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Published by: Aleksandra Sasha Jovic on Sep 27, 2013
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Article usage - the basic rules: Basically, the rules for using articles in English are quite simple

: * The definite article shows that a noun is being used in a "defined" or restricted context. * When a noun is used in a non-defined or "generalizing" context, in some cases an indefinite article is required, in others no article at all.
I bought a pair of shoes. I saw a movie last night. They are staying at a hotel. I think The man over there is very unfriendly. I do not like X basketball. That is the problem I told you about. The night is quiet. Let's take a walk! The price of gas keeps rising. John traveled to X Mexico. Juan is X Spanish. I read an amazing story yesterday. My brother does not eat X chicken. X love is such a beautiful thing. I live in an apartment. The apartment is new. I would like a piece of cake. I was in a Japanese restaurant. The restaurant served good food. Sara can play the guitar.

1. The Definite Article How simple English is !! There is only one definite article, and that is "the"; the only difficulty is knowing when to use it, and when it is not needed. Use of the definite article depends on the nature or type of noun that is being used. As in other languages, nouns in English can be divided into two distinct categories, called: count nouns and non-count nouns. ► Count nouns are nouns referring to items that can be counted, for example: One car, two pencils, three people, four guitarists, five hotels etc. These nouns can be used in the singular or the plural In the singular, count nouns must The dog is happy. (or This dog is happy, etc: but not: Dog is happy ) I'm reading the book you gave me. In the plural, they may require a determiner, depending on context. 2. The Indefinite Article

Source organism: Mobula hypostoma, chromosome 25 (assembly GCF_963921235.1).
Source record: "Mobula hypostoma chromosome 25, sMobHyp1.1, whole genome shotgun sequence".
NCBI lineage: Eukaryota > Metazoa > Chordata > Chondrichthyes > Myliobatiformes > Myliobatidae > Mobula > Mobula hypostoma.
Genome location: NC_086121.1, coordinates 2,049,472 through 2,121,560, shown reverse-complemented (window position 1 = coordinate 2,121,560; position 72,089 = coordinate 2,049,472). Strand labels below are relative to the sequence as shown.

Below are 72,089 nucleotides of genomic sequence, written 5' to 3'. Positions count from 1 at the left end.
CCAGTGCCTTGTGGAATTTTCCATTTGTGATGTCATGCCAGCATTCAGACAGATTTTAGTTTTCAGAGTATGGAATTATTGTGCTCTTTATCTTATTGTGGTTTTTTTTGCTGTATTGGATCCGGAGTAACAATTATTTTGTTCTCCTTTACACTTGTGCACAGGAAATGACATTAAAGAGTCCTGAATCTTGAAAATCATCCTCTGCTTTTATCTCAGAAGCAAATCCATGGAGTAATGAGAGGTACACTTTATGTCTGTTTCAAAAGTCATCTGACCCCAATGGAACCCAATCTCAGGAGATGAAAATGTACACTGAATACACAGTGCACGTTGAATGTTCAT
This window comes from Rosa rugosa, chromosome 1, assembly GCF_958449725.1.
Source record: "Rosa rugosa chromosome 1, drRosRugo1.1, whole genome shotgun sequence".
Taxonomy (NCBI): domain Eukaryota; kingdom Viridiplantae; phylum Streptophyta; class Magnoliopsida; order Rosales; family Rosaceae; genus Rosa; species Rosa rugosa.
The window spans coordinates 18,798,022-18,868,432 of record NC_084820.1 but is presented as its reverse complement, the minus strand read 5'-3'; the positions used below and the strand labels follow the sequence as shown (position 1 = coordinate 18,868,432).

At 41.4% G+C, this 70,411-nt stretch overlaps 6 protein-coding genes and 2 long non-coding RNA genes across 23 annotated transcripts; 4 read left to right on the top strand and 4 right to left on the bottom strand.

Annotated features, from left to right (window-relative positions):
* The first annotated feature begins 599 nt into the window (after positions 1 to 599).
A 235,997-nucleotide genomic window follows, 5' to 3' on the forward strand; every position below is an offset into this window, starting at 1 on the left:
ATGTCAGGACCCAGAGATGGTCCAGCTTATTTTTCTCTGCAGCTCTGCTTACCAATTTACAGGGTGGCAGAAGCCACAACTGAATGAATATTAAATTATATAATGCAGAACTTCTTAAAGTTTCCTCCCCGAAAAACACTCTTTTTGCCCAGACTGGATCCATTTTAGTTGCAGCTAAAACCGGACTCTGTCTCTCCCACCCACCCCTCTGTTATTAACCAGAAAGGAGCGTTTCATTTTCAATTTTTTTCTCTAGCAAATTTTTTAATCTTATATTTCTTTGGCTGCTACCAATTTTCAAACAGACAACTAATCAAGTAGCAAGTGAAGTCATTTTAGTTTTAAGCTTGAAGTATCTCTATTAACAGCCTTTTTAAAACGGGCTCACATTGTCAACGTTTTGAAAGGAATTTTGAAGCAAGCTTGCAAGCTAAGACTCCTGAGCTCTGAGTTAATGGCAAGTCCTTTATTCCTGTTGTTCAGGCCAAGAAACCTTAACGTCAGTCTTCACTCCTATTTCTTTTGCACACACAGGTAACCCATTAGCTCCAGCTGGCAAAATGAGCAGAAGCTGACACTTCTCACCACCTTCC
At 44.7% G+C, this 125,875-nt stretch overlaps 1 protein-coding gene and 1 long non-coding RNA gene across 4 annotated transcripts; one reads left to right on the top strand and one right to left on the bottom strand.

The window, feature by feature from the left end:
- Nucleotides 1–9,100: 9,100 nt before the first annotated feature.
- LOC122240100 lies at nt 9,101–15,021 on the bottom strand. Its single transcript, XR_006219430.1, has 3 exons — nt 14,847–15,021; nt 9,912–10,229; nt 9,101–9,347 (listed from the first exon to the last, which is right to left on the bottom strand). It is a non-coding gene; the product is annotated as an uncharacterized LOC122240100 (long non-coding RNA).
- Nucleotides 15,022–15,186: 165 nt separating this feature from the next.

few. an apple. Concrete objects and items can be counted. so good! That is relatively simple to follow. plural nouns refering to non-specified entities are generalisations. for example: one man. The word "some" is occasionally said to be a plural indefinite article.) By definition. a and an a is used before nouns starting with a consonant or a semivowel an is used before nouns starting with a phonetic vowel Examples: a dog. therefore need no article. eternity. four cars.English has two indefinite articles. things that cannot be put in the plural. anger. depending on the circumstances. Look at these . concepts or substances. five shirts. this easy distinction does no take into account all nouns.. So far. psychology. etc. two women. b) Look! I can see an elephant over there ! (= a non-identified elephant) There is no indefinite article in the plural. but a university (because the word university starts with phonetic [ju]. abstractions. The Problem: The problem is that there are a lot of nouns that are either count nouns or non-count nouns . alcohol. an uncle. oxygen. It's the train (= specified) for London. Examples: a) There's a train (= unspecified) coming in 5 minutes. They are used when a count noun in the singular refers to a non-specified or non defined entity. water. Non-count nouns are nouns that refer to generalisations. they are generalisations. in their count noun form or value their meaning is restricted or slightly different. and so on. seven sisters. an orange. concepts and abstractions cannot. six computers..are nouns that refer to things that can be multiplied or counted. which is not a vowel). a cat. In their non-count form or value. for example. politics. but really it is a quantifier (like many. three children. But unfortunately.. heat. Definition : Count nouns .sometimes called "countable nouns" . and so on. Indefinite articles can only be used with count nouns.